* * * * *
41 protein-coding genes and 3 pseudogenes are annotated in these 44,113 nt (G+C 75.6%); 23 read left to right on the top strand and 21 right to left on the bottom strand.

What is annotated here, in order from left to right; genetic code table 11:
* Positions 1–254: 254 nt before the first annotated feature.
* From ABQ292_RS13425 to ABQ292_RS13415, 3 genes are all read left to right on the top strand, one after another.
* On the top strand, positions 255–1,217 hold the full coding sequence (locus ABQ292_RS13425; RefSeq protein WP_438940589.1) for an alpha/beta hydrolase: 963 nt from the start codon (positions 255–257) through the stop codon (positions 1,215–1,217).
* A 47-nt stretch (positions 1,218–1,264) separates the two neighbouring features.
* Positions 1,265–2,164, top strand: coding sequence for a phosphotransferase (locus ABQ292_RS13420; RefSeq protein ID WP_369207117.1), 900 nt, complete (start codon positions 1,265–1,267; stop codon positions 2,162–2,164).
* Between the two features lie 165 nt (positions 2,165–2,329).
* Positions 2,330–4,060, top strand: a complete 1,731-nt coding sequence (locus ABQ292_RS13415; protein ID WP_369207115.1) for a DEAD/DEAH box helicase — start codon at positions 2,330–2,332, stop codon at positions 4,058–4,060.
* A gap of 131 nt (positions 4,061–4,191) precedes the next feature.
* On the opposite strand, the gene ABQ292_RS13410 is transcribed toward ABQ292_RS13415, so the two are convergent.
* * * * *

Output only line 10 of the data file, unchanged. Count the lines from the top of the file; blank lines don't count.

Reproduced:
* A gap of 131 nt (positions 4,061–4,191) precedes the next feature.